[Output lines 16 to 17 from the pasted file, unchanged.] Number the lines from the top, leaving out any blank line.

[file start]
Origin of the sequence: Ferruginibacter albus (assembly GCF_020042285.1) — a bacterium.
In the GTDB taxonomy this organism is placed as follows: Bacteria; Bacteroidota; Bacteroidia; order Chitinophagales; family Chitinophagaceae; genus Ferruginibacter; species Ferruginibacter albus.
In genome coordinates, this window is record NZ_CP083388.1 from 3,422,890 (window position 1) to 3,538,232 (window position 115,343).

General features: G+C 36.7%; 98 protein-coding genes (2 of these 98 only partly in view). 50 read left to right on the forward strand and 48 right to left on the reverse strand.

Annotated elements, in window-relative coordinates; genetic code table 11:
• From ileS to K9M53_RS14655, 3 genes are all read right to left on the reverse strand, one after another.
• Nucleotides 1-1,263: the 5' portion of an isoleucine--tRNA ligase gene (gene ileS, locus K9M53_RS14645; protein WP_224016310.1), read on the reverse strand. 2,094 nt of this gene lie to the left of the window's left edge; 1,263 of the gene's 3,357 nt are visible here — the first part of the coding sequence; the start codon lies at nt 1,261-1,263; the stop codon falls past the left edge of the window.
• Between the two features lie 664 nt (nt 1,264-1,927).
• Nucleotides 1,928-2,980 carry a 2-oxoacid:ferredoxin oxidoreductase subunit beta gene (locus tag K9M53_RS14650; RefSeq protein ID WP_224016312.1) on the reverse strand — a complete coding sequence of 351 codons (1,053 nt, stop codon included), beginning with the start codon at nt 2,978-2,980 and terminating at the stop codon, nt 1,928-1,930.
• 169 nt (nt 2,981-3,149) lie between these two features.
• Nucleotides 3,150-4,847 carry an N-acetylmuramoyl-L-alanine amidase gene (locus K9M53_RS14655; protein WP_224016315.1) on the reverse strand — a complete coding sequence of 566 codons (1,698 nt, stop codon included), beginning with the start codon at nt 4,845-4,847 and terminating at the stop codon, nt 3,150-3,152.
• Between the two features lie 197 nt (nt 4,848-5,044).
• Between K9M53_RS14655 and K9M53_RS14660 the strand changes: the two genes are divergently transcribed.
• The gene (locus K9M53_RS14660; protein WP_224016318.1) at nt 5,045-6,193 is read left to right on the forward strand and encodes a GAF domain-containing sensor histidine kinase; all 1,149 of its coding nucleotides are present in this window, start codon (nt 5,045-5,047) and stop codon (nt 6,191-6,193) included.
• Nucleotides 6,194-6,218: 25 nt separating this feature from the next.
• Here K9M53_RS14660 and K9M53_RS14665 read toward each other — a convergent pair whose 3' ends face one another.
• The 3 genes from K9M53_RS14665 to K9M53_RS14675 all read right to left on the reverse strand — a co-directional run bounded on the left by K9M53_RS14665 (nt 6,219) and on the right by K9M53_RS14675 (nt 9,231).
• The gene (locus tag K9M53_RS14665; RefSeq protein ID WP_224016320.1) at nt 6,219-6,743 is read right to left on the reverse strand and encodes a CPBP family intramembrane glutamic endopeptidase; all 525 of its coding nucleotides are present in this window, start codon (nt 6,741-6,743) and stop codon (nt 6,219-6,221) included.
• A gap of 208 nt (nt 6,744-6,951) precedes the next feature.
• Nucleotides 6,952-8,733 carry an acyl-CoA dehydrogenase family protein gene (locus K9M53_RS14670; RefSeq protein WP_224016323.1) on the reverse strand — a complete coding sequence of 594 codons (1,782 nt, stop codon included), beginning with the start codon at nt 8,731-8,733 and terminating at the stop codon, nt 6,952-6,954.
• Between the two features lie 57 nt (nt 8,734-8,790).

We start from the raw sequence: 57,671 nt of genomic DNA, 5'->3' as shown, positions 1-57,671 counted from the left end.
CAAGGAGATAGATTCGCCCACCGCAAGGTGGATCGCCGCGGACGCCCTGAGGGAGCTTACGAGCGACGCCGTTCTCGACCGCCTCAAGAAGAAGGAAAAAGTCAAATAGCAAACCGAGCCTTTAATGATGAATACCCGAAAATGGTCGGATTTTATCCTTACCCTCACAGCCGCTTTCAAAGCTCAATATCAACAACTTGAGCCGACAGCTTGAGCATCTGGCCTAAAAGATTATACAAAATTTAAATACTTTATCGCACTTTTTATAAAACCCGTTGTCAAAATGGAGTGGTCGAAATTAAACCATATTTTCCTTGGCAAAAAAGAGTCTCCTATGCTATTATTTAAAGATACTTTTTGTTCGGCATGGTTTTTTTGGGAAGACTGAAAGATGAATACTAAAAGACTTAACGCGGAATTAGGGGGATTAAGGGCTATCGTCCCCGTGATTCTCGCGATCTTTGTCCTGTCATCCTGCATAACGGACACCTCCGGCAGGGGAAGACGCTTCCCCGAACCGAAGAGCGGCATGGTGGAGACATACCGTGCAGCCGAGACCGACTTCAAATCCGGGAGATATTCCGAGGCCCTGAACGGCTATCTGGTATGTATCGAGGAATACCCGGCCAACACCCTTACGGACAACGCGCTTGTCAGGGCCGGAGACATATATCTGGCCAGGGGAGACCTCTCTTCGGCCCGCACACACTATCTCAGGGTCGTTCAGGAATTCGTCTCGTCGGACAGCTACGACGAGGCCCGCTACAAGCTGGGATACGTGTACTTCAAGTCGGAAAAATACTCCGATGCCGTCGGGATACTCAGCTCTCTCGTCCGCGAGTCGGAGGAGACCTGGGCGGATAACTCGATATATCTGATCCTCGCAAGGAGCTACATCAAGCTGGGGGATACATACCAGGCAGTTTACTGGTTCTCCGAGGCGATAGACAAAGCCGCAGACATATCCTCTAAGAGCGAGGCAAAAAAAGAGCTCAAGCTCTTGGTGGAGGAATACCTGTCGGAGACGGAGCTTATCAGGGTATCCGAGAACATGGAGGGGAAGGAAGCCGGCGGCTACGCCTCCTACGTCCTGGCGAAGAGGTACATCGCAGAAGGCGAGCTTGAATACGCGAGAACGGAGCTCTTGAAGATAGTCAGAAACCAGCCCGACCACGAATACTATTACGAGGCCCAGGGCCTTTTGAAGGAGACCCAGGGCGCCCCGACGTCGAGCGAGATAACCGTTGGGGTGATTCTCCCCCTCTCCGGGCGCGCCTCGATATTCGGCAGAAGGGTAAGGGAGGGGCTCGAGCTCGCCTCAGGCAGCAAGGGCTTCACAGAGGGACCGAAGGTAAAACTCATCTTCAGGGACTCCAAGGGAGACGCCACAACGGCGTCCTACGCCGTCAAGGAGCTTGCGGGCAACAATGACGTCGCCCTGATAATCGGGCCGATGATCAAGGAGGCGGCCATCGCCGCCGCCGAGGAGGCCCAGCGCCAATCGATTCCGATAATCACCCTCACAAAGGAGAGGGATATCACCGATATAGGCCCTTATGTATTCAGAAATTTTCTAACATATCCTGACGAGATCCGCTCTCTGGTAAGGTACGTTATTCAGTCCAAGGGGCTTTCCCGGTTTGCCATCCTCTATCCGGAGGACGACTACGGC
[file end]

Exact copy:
• Here K9M53_RS14660 and K9M53_RS14665 read toward each other — a convergent pair whose 3' ends face one another.
• The 3 genes from K9M53_RS14665 to K9M53_RS14675 all read right to left on the reverse strand — a co-directional run bounded on the left by K9M53_RS14665 (nt 6,219) and on the right by K9M53_RS14675 (nt 9,231).